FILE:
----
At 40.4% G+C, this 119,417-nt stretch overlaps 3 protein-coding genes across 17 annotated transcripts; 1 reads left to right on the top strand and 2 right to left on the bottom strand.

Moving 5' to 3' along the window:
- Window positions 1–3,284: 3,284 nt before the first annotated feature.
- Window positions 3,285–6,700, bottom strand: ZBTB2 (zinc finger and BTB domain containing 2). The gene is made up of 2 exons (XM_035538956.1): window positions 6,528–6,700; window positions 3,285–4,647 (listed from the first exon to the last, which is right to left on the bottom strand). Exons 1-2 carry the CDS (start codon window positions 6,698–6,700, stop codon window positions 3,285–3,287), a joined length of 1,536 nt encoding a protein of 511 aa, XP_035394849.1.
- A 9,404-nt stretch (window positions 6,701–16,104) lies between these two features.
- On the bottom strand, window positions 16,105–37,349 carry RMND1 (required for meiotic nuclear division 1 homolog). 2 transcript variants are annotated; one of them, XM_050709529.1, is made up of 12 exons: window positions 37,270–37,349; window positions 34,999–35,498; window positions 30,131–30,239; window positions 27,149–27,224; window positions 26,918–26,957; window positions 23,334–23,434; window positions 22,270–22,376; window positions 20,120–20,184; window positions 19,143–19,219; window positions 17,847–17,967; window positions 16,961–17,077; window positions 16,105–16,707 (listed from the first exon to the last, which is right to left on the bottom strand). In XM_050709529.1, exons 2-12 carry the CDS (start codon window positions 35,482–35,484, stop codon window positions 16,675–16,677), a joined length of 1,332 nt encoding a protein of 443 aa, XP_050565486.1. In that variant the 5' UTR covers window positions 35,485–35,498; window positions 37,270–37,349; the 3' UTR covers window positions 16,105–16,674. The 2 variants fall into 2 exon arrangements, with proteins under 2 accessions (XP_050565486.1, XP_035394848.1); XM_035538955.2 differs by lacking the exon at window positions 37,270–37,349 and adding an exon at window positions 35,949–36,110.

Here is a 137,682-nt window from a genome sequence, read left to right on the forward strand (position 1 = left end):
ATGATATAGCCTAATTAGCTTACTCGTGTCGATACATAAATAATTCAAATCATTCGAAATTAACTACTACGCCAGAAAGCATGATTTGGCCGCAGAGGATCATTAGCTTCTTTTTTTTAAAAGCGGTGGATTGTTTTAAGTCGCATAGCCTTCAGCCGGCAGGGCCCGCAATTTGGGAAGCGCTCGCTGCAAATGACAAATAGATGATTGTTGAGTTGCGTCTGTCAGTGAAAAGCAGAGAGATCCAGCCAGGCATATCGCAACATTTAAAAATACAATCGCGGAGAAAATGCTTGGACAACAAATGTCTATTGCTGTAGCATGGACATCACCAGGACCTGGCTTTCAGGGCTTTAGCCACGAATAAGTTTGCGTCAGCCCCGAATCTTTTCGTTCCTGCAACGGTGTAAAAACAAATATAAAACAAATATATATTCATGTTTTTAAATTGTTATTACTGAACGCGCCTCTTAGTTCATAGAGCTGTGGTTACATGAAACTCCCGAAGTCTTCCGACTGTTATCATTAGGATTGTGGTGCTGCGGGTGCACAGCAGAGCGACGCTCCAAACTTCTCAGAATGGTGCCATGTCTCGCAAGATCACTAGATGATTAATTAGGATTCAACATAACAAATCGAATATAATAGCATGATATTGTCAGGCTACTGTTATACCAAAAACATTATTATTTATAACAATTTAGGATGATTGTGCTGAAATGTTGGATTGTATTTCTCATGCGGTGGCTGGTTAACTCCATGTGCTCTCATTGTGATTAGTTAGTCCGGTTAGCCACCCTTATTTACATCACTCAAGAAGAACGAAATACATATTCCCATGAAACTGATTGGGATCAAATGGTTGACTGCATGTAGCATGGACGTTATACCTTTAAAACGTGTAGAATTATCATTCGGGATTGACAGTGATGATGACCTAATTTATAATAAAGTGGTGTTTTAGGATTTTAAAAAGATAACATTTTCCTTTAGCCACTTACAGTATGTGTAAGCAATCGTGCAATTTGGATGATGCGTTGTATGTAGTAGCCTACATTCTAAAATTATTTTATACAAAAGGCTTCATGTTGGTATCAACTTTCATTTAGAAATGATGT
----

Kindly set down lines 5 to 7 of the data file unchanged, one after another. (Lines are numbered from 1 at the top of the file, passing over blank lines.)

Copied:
- A 9,404-nt stretch (window positions 6,701–16,104) lies between these two features.
- On the bottom strand, window positions 16,105–37,349 carry RMND1 (required for meiotic nuclear division 1 homolog). 2 transcript variants are annotated; one of them, XM_050709529.1, is made up of 12 exons: window positions 37,270–37,349; window positions 34,999–35,498; window positions 30,131–30,239; window positions 27,149–27,224; window positions 26,918–26,957; window positions 23,334–23,434; window positions 22,270–22,376; window positions 20,120–20,184; window positions 19,143–19,219; window positions 17,847–17,967; window positions 16,961–17,077; window positions 16,105–16,707 (listed from the first exon to the last, which is right to left on the bottom strand). In XM_050709529.1, exons 2-12 carry the CDS (start codon window positions 35,482–35,484, stop codon window positions 16,675–16,677), a joined length of 1,332 nt encoding a protein of 443 aa, XP_050565486.1. In that variant the 5' UTR covers window positions 35,485–35,498; window positions 37,270–37,349; the 3' UTR covers window positions 16,105–16,674. The 2 variants fall into 2 exon arrangements, with proteins under 2 accessions (XP_050565486.1, XP_035394848.1); XM_035538955.2 differs by lacking the exon at window positions 37,270–37,349 and adding an exon at window positions 35,949–36,110.

Here is a 137,682-nt window from a genome sequence, read left to right on the forward strand (position 1 = left end):